I’ve had two very different opportunities in the past two weeks.
The first was to work closely with a Year 13 student who sought help from me with understanding the essay questions for his English novel study. His class is studying Bulibasha and after some discussion around setting, theme, character and plot I confirmed what I had suspected, he hadn’t actually read the text! I confessed to him that I also hadn’t read this novel and so I struck a contract with him – if he read the book, I would also read the book and we’d meet weekly to discuss it in relation to his essay questions. Reading the first 50 pages was like chewing cardboard. I had no stomach for it. But we had agreed to read the first 100 pages before our next get-together so I persevered. As I neared the 100 page mark I began to find I had become invested in the outcome for these characters. I wanted to discover the end of their story so I kept going and finished the entire novel the next day. As a result, the student and myself (he had read our agreed-to 100 pages) had an in-depth discussion which has helped him focus on a clearer approach. An unexpected result was the gratitude from his Year 13 teacher that I would “go the extra mile” to help and the acknowledgement of being an extra professional as part of the team. All because of a conversation with a student who asked me a question.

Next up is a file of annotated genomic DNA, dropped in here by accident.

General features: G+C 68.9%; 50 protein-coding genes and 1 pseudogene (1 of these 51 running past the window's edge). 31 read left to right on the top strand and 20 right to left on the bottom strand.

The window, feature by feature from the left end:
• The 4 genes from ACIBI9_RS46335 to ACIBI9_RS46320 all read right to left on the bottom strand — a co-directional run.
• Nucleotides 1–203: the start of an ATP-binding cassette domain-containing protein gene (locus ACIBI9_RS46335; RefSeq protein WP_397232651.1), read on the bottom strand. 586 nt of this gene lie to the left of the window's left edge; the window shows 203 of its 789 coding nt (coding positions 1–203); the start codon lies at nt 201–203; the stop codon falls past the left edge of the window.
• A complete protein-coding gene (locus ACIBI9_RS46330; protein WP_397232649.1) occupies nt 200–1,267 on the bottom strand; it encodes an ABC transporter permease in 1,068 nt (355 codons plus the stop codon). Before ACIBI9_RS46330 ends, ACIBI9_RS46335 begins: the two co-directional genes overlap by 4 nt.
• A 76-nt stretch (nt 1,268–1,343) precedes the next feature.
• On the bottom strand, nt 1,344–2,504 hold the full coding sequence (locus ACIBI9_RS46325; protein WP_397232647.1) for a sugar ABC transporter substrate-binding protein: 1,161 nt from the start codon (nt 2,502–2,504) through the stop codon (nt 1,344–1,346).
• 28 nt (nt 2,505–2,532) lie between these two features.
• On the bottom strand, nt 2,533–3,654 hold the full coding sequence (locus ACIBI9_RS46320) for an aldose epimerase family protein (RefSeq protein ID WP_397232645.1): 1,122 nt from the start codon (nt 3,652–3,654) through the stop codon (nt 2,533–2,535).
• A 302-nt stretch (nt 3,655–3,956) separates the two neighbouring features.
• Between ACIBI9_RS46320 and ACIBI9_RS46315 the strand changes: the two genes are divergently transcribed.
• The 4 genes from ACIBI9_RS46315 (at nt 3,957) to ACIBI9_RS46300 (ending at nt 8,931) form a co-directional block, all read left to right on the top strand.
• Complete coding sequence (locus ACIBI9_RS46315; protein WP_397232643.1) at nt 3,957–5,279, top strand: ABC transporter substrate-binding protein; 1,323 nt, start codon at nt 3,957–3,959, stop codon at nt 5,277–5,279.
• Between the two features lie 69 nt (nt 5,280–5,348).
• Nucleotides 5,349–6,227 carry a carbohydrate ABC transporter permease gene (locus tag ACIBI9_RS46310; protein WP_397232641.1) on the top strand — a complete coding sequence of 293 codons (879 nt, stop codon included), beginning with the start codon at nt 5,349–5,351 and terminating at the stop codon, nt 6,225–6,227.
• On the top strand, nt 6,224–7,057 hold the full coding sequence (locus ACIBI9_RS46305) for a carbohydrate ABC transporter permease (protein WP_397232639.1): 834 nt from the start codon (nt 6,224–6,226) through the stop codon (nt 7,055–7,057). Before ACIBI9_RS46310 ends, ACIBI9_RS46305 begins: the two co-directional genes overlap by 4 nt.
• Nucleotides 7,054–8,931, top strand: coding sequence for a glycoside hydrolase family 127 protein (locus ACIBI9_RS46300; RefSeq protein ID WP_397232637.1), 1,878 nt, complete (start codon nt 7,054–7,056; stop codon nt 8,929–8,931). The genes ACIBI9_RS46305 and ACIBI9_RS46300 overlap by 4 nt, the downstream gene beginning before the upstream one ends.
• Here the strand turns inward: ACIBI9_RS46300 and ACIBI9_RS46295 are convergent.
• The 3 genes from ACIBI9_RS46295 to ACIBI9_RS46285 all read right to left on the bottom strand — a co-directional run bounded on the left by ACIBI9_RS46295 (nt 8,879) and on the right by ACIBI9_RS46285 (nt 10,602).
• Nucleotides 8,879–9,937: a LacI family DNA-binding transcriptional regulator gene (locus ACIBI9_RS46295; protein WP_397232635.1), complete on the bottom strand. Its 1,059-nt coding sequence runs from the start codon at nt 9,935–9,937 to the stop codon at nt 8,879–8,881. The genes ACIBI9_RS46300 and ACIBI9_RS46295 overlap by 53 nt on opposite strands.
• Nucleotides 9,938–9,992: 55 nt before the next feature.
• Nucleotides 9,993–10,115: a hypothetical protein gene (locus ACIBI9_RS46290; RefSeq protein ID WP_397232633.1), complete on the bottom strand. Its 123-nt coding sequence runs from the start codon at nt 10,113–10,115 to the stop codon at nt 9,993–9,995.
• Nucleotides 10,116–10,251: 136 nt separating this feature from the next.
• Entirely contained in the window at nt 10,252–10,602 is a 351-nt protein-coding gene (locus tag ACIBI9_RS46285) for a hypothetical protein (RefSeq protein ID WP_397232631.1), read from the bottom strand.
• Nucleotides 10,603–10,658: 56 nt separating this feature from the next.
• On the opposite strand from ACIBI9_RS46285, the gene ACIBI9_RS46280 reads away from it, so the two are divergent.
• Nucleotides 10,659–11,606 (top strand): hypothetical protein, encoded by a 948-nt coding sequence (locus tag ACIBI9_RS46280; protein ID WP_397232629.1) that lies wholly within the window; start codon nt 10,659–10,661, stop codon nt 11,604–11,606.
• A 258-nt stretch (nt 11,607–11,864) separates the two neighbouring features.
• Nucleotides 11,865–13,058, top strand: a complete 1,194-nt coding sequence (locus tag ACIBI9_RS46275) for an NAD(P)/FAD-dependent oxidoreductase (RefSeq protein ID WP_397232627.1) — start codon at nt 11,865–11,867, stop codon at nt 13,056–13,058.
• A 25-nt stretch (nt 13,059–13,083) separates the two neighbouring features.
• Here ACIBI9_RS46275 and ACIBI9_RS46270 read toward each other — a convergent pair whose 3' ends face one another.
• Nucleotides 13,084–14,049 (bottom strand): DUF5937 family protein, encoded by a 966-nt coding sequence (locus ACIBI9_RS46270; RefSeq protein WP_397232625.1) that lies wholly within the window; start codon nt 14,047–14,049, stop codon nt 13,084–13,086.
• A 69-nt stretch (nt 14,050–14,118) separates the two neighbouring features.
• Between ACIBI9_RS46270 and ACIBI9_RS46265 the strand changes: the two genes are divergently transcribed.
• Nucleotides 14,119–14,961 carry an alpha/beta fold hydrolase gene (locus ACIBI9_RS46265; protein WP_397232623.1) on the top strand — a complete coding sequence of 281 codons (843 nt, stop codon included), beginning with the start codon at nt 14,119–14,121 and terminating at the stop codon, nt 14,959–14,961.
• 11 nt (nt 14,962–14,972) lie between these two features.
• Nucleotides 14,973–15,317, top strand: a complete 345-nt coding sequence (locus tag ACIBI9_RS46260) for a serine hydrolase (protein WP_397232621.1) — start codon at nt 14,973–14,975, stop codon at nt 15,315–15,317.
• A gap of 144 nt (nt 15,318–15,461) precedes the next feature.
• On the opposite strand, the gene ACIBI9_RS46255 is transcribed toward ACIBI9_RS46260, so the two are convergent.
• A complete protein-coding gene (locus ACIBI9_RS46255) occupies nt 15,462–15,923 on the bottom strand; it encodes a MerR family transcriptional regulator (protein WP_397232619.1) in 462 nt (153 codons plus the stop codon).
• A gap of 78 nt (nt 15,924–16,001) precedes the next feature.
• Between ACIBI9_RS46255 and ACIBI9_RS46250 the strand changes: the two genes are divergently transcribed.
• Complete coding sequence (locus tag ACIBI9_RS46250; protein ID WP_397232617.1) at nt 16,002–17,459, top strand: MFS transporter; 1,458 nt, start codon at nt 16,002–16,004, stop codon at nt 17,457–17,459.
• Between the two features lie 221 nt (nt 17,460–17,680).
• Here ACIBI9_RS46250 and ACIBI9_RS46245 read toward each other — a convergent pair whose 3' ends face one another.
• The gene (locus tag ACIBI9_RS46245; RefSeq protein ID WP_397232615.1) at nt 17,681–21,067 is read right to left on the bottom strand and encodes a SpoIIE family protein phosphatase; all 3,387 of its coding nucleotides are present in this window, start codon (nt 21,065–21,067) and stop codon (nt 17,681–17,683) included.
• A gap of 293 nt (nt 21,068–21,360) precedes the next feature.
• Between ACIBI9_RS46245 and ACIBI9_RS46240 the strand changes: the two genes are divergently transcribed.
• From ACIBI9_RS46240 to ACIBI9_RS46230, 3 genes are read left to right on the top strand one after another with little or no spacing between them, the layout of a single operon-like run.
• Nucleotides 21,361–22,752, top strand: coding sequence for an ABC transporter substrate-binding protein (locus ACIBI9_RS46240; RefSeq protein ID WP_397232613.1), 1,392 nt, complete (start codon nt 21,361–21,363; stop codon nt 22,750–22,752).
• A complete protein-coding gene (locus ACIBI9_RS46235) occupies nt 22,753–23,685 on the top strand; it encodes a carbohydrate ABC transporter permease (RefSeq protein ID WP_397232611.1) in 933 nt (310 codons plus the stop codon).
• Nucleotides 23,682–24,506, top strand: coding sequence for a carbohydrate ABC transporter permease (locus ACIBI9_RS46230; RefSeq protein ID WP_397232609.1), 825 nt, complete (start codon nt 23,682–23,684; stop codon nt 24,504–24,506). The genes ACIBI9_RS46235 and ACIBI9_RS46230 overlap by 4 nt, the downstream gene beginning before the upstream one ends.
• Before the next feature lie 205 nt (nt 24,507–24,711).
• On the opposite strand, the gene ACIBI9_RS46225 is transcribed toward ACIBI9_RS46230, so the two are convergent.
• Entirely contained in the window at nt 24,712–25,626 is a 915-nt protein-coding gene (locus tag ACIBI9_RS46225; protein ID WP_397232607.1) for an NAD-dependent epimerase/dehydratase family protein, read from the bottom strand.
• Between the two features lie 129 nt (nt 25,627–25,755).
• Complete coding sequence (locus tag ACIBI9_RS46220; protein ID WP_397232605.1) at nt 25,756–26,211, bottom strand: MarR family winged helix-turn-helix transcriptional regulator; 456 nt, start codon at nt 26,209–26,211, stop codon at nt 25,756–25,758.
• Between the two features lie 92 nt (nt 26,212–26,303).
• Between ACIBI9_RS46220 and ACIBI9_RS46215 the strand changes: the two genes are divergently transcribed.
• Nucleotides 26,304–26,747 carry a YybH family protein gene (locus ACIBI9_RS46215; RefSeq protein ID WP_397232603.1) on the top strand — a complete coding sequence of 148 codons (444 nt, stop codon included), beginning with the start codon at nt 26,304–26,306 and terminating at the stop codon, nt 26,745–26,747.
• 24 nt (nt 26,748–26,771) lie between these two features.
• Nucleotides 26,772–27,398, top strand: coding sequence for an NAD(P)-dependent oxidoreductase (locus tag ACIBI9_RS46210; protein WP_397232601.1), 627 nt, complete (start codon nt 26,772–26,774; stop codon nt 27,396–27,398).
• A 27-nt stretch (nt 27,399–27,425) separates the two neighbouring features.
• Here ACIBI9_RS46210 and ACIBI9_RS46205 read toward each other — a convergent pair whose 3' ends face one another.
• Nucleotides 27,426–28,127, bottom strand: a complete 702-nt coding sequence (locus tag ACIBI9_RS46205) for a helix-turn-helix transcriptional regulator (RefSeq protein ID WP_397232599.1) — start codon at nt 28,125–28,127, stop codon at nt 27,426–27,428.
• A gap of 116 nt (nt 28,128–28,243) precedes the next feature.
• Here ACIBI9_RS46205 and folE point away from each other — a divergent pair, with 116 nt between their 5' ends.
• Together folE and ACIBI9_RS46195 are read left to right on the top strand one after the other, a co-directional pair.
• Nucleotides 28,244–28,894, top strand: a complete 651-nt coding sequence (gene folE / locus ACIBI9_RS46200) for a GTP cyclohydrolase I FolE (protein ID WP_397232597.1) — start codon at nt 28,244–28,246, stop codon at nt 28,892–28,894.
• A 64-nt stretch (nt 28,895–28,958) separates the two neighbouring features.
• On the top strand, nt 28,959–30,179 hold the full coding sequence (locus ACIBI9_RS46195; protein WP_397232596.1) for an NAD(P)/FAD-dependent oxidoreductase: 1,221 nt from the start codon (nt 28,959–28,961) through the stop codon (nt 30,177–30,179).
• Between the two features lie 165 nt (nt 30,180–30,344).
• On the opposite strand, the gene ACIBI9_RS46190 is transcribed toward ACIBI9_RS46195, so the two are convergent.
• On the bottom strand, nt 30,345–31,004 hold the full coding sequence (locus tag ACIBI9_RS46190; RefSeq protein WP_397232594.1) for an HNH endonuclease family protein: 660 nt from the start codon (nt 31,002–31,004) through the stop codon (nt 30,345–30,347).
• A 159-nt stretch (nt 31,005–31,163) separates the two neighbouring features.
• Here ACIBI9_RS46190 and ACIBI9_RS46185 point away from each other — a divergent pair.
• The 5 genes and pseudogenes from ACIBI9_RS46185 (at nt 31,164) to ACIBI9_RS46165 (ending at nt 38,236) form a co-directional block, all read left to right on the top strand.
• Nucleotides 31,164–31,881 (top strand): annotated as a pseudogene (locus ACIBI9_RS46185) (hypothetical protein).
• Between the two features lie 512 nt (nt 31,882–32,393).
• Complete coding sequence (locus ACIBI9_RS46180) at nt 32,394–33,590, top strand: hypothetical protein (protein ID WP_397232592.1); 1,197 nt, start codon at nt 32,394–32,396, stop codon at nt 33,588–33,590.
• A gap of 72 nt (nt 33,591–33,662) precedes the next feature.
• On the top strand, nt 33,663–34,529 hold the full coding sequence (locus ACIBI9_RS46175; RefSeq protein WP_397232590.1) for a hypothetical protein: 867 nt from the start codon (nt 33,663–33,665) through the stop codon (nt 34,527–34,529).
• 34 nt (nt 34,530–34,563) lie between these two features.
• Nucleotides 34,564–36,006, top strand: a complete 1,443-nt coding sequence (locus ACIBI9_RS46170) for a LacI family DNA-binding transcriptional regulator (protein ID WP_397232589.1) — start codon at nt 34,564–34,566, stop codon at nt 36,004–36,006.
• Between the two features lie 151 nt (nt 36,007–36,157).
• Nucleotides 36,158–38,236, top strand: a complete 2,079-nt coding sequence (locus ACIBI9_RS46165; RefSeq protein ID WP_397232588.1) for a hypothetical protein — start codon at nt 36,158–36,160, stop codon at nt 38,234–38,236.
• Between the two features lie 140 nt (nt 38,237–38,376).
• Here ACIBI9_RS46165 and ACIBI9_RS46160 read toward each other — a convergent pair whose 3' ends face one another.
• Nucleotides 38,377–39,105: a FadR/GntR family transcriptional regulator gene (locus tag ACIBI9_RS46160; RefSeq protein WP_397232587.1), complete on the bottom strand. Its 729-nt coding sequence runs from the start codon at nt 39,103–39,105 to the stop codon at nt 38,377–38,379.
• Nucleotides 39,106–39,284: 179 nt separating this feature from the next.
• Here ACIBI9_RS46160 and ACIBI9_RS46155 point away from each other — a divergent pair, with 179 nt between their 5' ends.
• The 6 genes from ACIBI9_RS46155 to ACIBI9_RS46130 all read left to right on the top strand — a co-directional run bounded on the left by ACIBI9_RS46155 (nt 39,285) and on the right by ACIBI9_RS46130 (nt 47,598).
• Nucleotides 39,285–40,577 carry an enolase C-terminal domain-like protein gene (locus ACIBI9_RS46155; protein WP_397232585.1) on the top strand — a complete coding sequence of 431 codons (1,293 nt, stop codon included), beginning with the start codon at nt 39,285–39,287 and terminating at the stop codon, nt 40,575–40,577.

The second opportunity came during one of the lessons I taught today – a Year 10 Social Studies class who need to write a Time Magazine article about an important event in the 20th Century. Today’s focus was on gathering information in a format that will help them use it to write their article. (More about this is a future post about note-taking). The teacher who was in charge of this class today was relieving for their regular teacher, however he is also a full-time member of staff. Once the session was finished and we’d set the boys to working he began to talk to me about his Year 11 History class which is due to begin a new research assignment next term.
After a great discussion and exchange of ideas I will now be working with this group for several consecutive lessons with a focus on research skills: note-taking, searching techniques and using the History in Context Resource Centre through EPIC. This is a successful, if somewhat serendipitous outcome which allows me to work in depth with a new group of students. All because one teacher was relieving another teacher’s class in the library.
I encourage you to snatch, grasp, grab, pluck and seize every potential opportunity and then turn it into a successful collaborative working opportunity with your teachers and students.